In World War II, aircraft carriers were not the only ships to launch and recover aircraft. Cruisers and battleships each carried a few small floatplanes.[i] Most were Curtis SOC Seagulls or Vought OS2U Kingfishers. Curtis SO3C Seamews and SC Seahawks also saw some use in the war.
Battleships usually carried four. They used them primarily for observation—watching the fall of shells during surface actions to help direct gunfire.[ii] This gave most of these aircraft an “O” in their official designations. Observation was critical in World War II, especially in the early years before radar was perfected because battleships often had to fire on targets far beyond visual range.
The “S” in their designations meant “scouting.” Cruisers used their floatplanes primarily to locate enemy surface ships and submarines. Battleship and cruiser flotillas often had to sail without aircraft carriers. When they did, cruiser floatplanes were their only eyes. Cruisers often gave up some of their deck space to a seaplane hanger, allowing them to carry up to eight floatplanes.
Floatplanes had many other missions during the war. An increasingly important role was finding and recovering pilots downed at sea. A single rescued pilot could be carried inside the aircraft. Figure 3 shows an aircraft being prepared to be lifted back onto its ship. The pilot and observer/gunner are fixing a hook to the floatplane. The rescued pilot is sitting the back seat.
If several fliers had to be rescued, however, they hung on outside. This was not a problem because the floatplane would not be able to take off anyway. The aircraft had to taxi over miles of open ocean to get back to its ship.[iii]
Often the ship’s captain or an admiral aboard the ship had his own floatplane to use as a “hack” to get to and from the ship. These were often painted a different color.
Seagulls, Kingfishers, Seamews, and Seahawks
There were four ship-launched observation/scouting floatplanes during the war. The Curtis SOC Seagull and the Vought OS2U were in action from the first day of the war. The disastrous Curtis S03C Seamew appeared in 1942 but was gone a year later. At the very end of the war, the much faster Curtis SC Seahawk became available for scouting.
The Curtis SOC Seagull
The Curtis SOC Seagull was a biplane that joined the fleet in 1935.[i] This is amazing because almost no aircraft that entered service this early was still around by the start of the war, much less throughout the war. “SOC” meant that it was a scout/observation (SO) aircraft produced by Curtis-Wright (C).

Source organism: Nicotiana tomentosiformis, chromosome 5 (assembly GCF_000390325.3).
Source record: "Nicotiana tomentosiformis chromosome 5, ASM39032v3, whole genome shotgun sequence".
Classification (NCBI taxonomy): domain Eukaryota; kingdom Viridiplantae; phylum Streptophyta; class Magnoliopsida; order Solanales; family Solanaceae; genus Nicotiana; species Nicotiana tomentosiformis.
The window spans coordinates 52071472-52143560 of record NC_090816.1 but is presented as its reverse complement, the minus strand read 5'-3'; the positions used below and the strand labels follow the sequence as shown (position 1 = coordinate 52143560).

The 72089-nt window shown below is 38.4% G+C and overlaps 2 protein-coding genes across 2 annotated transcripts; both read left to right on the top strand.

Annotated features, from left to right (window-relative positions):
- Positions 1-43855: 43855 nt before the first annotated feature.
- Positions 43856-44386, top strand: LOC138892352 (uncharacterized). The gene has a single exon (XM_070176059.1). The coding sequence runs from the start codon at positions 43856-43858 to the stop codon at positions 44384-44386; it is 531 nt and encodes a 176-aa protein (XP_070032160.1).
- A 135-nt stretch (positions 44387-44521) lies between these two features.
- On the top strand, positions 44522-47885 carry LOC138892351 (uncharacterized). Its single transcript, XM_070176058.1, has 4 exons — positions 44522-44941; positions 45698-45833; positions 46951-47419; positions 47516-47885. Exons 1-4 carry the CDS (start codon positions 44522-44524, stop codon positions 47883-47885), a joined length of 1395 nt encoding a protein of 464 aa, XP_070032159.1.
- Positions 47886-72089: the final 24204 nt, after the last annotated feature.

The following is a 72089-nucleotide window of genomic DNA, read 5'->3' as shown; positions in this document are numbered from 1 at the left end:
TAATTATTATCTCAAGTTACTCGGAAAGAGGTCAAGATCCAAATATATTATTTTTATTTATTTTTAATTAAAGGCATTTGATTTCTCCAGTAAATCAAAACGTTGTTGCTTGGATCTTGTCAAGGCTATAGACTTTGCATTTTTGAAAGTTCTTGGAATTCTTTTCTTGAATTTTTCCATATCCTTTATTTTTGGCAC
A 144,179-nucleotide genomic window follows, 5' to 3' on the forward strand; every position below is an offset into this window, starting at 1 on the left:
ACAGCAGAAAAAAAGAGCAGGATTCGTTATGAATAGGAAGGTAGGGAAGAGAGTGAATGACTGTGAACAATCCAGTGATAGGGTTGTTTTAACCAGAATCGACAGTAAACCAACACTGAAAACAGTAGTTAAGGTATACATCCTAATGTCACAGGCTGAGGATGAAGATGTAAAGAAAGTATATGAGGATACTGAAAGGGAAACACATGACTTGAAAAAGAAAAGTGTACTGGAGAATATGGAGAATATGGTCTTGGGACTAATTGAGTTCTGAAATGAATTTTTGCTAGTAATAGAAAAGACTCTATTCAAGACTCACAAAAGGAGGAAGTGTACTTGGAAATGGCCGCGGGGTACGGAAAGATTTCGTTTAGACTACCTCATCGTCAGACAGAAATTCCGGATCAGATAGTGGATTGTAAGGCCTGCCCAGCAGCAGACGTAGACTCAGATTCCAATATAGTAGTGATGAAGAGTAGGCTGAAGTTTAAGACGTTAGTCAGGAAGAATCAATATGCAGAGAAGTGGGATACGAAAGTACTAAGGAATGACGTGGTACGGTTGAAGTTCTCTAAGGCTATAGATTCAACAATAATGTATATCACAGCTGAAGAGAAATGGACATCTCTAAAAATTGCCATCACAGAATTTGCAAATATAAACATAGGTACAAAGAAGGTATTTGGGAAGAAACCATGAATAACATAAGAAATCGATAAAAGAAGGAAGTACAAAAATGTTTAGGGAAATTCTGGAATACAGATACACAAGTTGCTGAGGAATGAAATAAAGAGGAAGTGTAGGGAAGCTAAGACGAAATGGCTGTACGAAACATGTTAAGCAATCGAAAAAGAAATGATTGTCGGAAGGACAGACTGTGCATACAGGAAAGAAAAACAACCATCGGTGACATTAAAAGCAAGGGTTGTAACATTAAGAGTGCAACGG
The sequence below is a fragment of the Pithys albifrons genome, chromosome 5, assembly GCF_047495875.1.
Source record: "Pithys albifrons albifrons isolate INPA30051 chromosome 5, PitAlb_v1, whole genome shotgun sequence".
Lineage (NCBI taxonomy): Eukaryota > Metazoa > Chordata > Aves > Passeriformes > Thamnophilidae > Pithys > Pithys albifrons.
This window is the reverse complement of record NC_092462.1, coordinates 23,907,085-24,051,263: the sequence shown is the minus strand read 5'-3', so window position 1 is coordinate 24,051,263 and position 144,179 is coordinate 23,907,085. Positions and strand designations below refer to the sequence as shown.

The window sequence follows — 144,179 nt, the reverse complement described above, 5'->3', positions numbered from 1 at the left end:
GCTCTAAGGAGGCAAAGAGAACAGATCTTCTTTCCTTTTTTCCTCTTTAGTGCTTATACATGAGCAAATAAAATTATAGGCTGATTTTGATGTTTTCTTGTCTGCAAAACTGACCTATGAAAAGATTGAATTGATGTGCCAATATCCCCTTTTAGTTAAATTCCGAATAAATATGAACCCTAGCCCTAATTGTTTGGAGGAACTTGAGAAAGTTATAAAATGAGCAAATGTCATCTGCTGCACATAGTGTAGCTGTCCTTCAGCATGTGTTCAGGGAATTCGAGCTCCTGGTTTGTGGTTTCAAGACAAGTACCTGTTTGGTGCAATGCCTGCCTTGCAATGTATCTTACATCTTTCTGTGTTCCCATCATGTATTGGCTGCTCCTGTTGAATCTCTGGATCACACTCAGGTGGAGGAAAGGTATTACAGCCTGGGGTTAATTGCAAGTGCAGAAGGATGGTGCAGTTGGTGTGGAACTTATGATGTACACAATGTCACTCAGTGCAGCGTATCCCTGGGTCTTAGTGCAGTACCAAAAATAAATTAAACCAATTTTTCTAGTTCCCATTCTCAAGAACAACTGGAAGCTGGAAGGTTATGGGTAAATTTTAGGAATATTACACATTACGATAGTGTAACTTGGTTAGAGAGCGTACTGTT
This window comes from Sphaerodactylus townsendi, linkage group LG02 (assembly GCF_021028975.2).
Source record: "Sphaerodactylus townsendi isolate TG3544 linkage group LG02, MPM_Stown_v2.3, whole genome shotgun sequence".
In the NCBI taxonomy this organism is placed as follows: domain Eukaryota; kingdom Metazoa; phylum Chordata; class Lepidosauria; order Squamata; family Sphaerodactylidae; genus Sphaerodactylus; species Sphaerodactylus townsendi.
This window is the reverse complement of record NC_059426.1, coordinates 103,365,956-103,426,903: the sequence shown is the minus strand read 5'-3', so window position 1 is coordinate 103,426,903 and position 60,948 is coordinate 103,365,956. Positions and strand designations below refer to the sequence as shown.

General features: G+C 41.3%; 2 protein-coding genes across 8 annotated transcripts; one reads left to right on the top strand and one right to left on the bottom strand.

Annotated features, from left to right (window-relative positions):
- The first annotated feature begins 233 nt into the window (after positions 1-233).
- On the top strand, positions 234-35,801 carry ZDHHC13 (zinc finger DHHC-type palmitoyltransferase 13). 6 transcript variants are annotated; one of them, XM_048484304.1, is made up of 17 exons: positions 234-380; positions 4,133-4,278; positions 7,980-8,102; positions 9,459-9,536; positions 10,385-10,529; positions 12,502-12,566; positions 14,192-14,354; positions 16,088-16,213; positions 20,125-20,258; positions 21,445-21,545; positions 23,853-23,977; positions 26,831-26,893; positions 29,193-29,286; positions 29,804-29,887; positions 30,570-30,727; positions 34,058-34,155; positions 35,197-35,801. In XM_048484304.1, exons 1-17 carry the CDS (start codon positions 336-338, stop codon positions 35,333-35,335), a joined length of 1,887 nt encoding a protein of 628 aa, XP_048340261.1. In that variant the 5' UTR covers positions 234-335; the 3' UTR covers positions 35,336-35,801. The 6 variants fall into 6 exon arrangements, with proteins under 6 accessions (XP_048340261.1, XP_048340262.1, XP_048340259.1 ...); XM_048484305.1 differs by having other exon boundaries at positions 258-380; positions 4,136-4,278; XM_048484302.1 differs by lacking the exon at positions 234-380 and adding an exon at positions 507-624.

The pilot and back-seat observer/radio operator/gunner sat in open cockpits. The Seagull was a biplane with folding outer wings to facilitate storage in on-cruiser hangers.[i]
Its Pratt & Whitney R-1340 single-row 600 hp engine[i] and big float limited its top speed to 165 mph.[ii] It had a range of 878 miles,[iii] which was fine for observation and acceptable for scouting. Only 315 were built,[iv] and production ceased in 1938.[v] On cruisers, the Seagull was scheduled to be replaced by another Curtis aircraft, the SO3C. Consequently, SOCs were relegated to secondary uses. However, the SO3C did not fly well and was quickly scrapped. Old SOCs were brought back to front-line status and were nursed along on cruisers through most of the war.[vi]
The Curtis SO3C Seamew
By 1938, the Navy began planning a replacement for the SOC. Curtis won this contract with its XSO3C prototype. This was a monoplane with wings that folded straight back for efficient storage. Although the Seamew would not have had much better performance than the Seagull, the SO3C was eagerly anticipated because the Navy’s few SOCs were already quite old.
Unfortunately, the SO3C was required to use the Ranger V-770 water-cooled V-12 engine that could produce 600 hp on takeoff and 400 hp at 9,000 feet.[vii] This proved to be a very bad choice because the engine had terrible overheating problems at low speeds.[viii]
Even worse, the aircraft had very serious handling problems. Raising its wingtips like the winglets on modern airliner helped, but only somewhat.[ix] Although the vertical tail area was increased, part of it had to be displaced when the rear-seat observer opened the canopy to see well.[x] Although the Navy began equipping its cruisers with the Seamew in mid 1942, it retired retired them by the end of 1943 and brought back the SOCs.[xi]
The Vought OS2U Kingfisher